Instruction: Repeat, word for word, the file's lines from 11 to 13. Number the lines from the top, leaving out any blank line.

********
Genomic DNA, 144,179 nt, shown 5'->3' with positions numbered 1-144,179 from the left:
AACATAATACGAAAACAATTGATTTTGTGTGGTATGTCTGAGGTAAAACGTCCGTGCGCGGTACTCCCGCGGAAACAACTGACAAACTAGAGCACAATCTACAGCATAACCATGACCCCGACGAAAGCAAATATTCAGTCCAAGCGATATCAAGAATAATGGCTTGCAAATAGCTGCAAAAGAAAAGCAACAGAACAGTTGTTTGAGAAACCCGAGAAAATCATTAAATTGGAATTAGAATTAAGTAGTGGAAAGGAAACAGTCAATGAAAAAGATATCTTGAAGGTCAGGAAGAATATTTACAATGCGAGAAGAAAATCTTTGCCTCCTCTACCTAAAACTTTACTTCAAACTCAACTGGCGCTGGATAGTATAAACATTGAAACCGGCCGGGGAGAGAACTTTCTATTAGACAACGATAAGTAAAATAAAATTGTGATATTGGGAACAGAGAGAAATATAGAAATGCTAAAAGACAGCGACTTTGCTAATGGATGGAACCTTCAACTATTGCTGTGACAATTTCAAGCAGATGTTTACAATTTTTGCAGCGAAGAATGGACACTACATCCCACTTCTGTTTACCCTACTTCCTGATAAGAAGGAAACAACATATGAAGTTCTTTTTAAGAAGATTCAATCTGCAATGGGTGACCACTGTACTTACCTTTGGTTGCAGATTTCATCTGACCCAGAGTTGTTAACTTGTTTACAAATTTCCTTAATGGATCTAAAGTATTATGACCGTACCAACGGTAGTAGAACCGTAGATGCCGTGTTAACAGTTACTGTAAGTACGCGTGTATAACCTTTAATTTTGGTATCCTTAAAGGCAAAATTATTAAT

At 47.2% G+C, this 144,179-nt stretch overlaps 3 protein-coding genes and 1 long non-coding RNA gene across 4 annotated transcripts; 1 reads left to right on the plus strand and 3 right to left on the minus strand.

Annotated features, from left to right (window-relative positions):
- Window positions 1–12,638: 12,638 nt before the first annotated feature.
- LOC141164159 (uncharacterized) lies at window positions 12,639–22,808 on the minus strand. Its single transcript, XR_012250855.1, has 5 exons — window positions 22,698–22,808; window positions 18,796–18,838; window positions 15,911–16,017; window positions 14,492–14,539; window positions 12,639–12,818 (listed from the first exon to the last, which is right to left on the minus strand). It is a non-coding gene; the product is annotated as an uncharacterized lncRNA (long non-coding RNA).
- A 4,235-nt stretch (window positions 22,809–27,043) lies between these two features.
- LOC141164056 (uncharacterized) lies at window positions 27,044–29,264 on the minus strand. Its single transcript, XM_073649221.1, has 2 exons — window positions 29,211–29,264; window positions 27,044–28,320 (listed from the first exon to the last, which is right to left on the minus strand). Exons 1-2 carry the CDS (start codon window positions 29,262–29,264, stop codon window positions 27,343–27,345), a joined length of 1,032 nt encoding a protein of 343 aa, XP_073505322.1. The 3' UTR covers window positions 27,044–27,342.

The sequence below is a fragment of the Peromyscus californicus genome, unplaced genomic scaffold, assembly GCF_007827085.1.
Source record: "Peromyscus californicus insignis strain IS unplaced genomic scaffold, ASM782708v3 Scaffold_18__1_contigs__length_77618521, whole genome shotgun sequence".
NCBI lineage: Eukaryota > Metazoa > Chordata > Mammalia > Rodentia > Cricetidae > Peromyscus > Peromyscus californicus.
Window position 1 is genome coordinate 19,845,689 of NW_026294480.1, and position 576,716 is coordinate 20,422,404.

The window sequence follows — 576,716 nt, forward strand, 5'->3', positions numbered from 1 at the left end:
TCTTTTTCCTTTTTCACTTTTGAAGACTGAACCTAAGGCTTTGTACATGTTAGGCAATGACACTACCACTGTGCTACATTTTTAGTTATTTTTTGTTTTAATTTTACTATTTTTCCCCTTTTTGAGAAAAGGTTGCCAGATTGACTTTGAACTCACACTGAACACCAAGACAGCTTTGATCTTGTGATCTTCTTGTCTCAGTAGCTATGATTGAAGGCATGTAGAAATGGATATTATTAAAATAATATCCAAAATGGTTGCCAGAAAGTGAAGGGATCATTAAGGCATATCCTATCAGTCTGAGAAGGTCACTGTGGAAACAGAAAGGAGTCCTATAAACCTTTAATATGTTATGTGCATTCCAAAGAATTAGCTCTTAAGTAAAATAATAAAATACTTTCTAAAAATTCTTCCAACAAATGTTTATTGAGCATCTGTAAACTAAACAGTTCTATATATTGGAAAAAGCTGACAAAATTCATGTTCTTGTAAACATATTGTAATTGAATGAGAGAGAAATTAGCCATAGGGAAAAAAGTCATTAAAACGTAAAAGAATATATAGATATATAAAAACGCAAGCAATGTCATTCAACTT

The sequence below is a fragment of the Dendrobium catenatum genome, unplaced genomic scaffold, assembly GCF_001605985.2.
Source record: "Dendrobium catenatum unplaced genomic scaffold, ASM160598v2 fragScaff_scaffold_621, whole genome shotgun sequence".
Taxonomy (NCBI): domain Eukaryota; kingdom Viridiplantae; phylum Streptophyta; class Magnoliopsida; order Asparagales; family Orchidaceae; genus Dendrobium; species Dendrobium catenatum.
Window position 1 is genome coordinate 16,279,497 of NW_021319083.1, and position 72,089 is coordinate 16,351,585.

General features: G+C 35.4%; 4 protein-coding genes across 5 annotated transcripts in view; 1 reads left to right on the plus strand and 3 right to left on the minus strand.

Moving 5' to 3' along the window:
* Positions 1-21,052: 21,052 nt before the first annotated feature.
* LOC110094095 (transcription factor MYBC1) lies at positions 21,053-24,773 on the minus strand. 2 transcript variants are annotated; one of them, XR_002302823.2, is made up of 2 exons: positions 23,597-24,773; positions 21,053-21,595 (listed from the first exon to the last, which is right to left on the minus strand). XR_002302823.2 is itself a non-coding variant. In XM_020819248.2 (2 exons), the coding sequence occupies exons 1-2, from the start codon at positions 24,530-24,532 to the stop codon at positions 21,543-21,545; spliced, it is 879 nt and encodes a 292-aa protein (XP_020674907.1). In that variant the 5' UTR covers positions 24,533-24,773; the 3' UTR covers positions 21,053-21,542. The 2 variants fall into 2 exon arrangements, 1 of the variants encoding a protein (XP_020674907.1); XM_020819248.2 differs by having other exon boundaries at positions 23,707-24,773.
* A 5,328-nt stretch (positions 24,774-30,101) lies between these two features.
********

NCBI lineage: Eukaryota > Metazoa > Chordata > Mammalia > Rodentia > Cricetidae > Peromyscus > Peromyscus californicus.
Window position 1 is genome coordinate 19,845,689 of NW_026294480.1, and position 576,716 is coordinate 20,422,404.

The window sequence follows — 576,716 nt, forward strand, 5'->3', positions numbered from 1 at the left end: